Those little canvasses I bought are a bit too absorbent for my taste, making it difficult to start with a thin, even layer of something. So I wanted to try to gesso some of them first, and then came on the little jar of black gesso which I can’t remember why I bought.
And now I have these black squares and for some reason I’m totally blocked when it comes to working on them! It just feels completely different and I can’t make my brain change into a new gear.
I guess I’ll have to just begin, doing nothing in particular, simply to get over this…
Do you use black backgrounds for specific techniques / effects that I might have fun learning?
I’m still “just” painting, haven’t moved into adding other media/objects so far.
I didn’t scan a black square for you 😉 Here you can see how the paint sucks right into the canvas before I have a chance to blend it in. Which can probably be used for some watercoloury effects (I think).
Green leaves picked September 11th. Dried some, frozen some, to dye on silk, cotton and a sample strip wool only. The rest dyed immediately. Test also early summer leaves 2014 as well as brown self-dried.
4:1 fresh, 2:1 dry – oak galls 2% if colour not strong.
Those are my notes in short form. 😉 What that means is, I’ve dyed some wool 4:1 ratio, with and without premordant, and same with an iron afterbath. Then I did it again with oak galls in there too. You don’t quite see it in the photo below, but the dark skeins are actually a deep, chocolate brown, and the ones with iron minus oak galls are greenish.
The oak galls don’t appear to do much to the oak colour itself, it works with the iron. Don’t leave your yarn in there too long unless you are aiming for black!!! Half an hour the old books say. First dye for an hour, add iron, simmer another half.
Technically people use oak to get grey, a wonderful smoky/silver shade. I got all sorts of brown and grey shades, but not that one!
So I’ve saved a few leaves in the freezer as well as dried some to test later. Perhaps the grey is more easily obtained on cotton?
Then I had a stroke of genious if I may say so. Especially since I had not bothered to actually check what other people do, I just followed the book. What if I did NOT dye the yarn first, but plunked it into the iron/oakgall/leaf bath when it was squeaky clean?!
But I’m kinda glad I did follow instructions first, or I would never have gotten all those other shades. Of course now I’m wondering what happens if you just use iron and oak galls…..
Oh – and if you rinse and rinse and the water still comes out black as night – make sure you don’t have a piece of oak gall trapped in your fiber. 😉
De gamle bøger siger: egeblade vægt 4:1 friske, 2:1 tørrede. 2% galæble for at få mørkere farve.
Så det prøvede jeg. Man skal passe på ikke at lade det ligge i gryden for længe efter tilsat jern, med mindre man går efter sort, en halv time er vist passende.
Galæblerne gjorde ikke rigtig noget ved selve farven, de virker først sammen med jern, her var der en tydelig forskel på de “grå” nuancer jeg fik. Måske de flotte sølvgrå jeg har set, har været på bomuld? Indtil det faldt mig ind at IKKE gøre som i bogen, nemlig farve i blade først, og så putte jern i til sidst. Og det virkede. Men jeg er da ret glad for, at jeg ikke checkede hvordan andre gør, for så havde jeg jo aldrig fået alle de fine brune!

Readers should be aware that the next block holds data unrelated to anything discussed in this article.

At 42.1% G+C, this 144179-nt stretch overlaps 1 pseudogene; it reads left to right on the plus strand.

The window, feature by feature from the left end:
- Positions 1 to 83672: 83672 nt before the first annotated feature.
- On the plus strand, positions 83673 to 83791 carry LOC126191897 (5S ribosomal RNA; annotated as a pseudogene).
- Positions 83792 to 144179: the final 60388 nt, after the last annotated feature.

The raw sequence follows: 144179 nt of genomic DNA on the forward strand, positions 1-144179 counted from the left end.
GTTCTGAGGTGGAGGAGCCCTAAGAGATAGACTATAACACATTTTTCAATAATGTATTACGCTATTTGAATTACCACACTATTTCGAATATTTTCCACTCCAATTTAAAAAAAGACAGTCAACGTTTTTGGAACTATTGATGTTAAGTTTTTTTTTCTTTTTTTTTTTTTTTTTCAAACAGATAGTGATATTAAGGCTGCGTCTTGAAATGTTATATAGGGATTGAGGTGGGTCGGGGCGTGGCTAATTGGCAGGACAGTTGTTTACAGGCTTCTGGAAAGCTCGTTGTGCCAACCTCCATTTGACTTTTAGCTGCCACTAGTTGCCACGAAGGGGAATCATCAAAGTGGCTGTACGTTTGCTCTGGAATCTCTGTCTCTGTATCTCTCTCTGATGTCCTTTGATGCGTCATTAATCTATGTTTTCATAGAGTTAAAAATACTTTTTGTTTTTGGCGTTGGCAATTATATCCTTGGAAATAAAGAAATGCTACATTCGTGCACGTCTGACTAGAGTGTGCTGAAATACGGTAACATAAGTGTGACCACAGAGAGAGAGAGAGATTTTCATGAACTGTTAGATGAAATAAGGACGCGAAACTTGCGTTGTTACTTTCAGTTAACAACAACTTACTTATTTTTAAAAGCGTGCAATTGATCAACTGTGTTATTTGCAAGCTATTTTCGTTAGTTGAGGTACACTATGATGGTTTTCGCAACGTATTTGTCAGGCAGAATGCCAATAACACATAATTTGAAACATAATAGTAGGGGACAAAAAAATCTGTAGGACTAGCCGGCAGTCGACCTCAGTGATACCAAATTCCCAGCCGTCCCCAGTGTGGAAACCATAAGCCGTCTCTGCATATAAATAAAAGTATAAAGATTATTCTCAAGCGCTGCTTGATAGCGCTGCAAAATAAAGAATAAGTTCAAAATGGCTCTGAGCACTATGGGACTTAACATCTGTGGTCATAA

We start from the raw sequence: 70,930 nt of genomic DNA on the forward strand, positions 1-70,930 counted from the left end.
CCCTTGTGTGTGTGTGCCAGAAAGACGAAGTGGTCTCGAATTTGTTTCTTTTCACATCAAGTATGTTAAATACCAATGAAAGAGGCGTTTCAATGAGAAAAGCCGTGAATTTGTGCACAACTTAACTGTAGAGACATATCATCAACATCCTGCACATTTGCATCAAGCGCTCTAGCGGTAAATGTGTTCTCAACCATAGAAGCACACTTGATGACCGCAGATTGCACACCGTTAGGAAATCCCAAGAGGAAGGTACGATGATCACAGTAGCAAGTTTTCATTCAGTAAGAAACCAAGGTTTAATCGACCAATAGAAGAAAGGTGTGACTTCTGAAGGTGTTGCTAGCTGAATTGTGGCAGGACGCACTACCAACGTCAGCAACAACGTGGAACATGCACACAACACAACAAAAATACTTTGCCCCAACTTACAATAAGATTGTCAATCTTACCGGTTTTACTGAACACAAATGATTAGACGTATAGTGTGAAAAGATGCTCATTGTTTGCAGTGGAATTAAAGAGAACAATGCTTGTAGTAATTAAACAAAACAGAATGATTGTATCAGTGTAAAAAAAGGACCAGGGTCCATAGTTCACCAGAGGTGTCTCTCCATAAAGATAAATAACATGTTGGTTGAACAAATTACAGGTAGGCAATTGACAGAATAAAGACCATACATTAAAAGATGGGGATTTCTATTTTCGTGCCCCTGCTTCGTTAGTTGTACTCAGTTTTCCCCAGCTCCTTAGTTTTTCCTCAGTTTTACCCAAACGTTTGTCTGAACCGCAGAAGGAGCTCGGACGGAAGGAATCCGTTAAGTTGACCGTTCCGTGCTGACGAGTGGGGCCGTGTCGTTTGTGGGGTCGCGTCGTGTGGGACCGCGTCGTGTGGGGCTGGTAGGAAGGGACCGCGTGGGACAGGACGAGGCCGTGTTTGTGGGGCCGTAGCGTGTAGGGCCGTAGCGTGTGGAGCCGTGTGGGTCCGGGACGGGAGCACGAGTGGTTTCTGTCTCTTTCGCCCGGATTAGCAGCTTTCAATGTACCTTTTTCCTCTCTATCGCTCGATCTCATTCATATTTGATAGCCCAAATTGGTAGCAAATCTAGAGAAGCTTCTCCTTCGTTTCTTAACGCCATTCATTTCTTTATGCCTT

Jeg farvede både ubejdset (det er det, de fleste bruger) samt alun- og kobberbejdset, her var også klar forskel, så man kan let skabe sig en gradueret skala til brug ved flerfarvearbejde.
Washed and dried and staying pretty much the same colour! So far so good… All that remains is a light test.
The jar of fleece turned blue, then green after some days, but the fleece then virtually lost all colour when drained. Slight greenish grey left. Whether it’s due to temp, no mordant or just the Dorset that doesn’t take well remains a mystery as usual. But I’m thinking I could have gotten green if I’d used yarn.
I nearly forgot about these – time to take a look after 10 days. Looks pretty good! Now to dry and cure for about a week, then rinse in rain water.
I then mixed the leftover juice and added some of the unmordanted Dorset fleece, tweaking to a pH of 8. Leaving for a week or more and take it out when I rinse the others for a new report. The suspense is killing me, how about you? Right now it looks blue….
Tempted to try a tin mordant if these turn out colourfast. And I’ve read about green. I wonder which pH is needed for that? Like, 13? My strips only go to 11.
It’s been cool weather, not above 20 C, more like 15, so not exactly what I’d call solar dyeing.
Jeg havde næsten glemt mine garnglas på bryggershylden, men nu var det tid til at åbne efter 10 dage. Jeg lader dem tørre noget tid inden jeg skyller, for at lade farven sidde i så længe som muligt. Jeg har læst et sted at bærfarver holder bedre hvis de er koldfarvet i forhold til simret, så det måtte jeg alligevel prøve, selvom jeg egentlig har opgivet frugt og grønt.
Den resterende saft har jeg blandet og puttet i et nyt glas med ubejset dorset uld. Fortsættelse følger!